The linear term (2πTSTART k) provided in the determination of φk brings about a temporal shift of the entire signal by TSTART.

The factor (TSTOP−TSTART) provided in the determination of φk in the quadratic term

( π k 2 ( T STOP - T START ) N )
brings about a temporal compression of the signal which ends at TSTOP.

The value ranges of TSTART and TSTOP lie between 0 and 1, with 0 representing the start and 1 the end of a signal period (of the sweep-like signal).

The 4th order term provided in the determination of

φ k ( C π ( k - N / 2 ) 4 ( N / ( T STOP - T START ) ) 2 )
brings about a slowing down of the temporal course of the sweep-like signal at the start and end of the signal period. This slowing down lowers the amplitudes in the region of the start and stop frequencies and therefore reduces the inter modulation products of the start and stop frequencies and increases the edge steepness of the noise spectrum.

The variable C provided in the determination of φk brings about a change in the level of the signal at the start and end of the signal period as well as a temporal extension of the signal. The envelope of the temporal characteristic of the signal can be adjusted by suitably selecting variable C, whereby an optimally constant characteristic of this envelope may be achieved. It is therefore possible to reduce the crest factor of the signal further.

A gap can be inserted in the temporal characteristic of the signal by means of the parameters TSTART and TSTOP. This is advantageous with noise spectra that do not have gaps in the frequency range as suitable selection of TSTART and TSTOP means that the edge steepness of the noise spectrum can be optimized and, in particular, the intermodulation products outside of the noise spectrum can be minimized. A temporal gap in the region of approx. 5% to 7% has achieved good results.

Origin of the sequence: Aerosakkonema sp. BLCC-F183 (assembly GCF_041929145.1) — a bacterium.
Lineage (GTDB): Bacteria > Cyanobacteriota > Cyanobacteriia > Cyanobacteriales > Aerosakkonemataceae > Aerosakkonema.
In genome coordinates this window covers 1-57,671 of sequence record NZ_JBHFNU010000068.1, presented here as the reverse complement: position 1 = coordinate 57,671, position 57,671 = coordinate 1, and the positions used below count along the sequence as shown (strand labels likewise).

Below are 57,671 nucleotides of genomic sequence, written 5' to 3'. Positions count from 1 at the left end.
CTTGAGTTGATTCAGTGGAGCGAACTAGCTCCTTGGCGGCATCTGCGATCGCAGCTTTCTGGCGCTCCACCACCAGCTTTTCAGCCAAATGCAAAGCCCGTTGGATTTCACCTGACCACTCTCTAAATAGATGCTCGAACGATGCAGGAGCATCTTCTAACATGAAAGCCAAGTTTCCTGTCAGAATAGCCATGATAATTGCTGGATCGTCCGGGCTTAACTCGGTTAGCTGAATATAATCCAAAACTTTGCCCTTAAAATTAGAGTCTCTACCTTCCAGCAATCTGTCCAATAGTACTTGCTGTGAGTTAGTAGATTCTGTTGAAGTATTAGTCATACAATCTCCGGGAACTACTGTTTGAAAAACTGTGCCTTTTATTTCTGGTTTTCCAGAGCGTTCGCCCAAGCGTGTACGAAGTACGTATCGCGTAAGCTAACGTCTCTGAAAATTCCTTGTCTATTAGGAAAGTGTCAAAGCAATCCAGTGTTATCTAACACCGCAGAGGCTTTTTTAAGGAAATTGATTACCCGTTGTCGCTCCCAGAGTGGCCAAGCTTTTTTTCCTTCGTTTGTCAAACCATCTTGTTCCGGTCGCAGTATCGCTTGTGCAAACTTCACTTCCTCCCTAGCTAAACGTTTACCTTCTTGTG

Using the inventive noise generator it is possible to achieve the advantage of the generated noise signals having a very low crest factor and of therefore causing only very small intermodulation products in the subsequent amplification stages. These intermodulation products are produced by the unavoidable non-linearities of the amplification stages and can only be reduced using complex circuitry. If, however, amplification stages with a high efficiency level are used, there are no other possibilities for reducing these intermodulation products. However, owing to the time signal with the low crest factor that it generates the inventive noise generator produces only extremely small intermodulations on the non-linearities of subsequent amplification stages.

It is advantageous to calculate the sampled values of the I and Q signal components of a noise signal in accordance with the disclosed method and to store these sampled values in a memory from which the I and Q signal components of the noise signal are read during operation of the noise generator. An inventive noise generator can therefore be constructed which requires only very low (or, when appropriate digital circuitry is used, no) computing power.

A further advantageous embodiment of the invention provides that the output signals of a plurality of noise generators are summed. It is thereby possible to achieve the advantage of being able to jointly feed a plurality of different noise spectra to an amplification stage and therefore being able to generate a (total) noise spectrum with gaps, wherein the advantages of an inventive noise generator are retained.

It is particularly advantageous in this connection that it is possible to generate a noise spectrum with gaps in which the individual sub-noise bands can each have different signal levels (signal powers).

For this purpose it is necessary to temporally stagger the individual signals of the sub-noise bands and to output them with short time gaps within one signal period, each signal having the same amplitude and therefore producing a constant total noise signal envelope. The different signal levels (powers) of the individual sub-noise bands are achieved by means of the appropriate temporal allocation of the signal period. A time slot in the signal period is allocated to each sub-noise band (or its noise signal) using the parameters TSTART and TSTOP the duration of the respective time slot being equivalent to the relative noise output of the sub-noise band in relation to the total noise output, and the power of the sub-noise band being determined in accordance with the product of noise bandwidth and amplitude.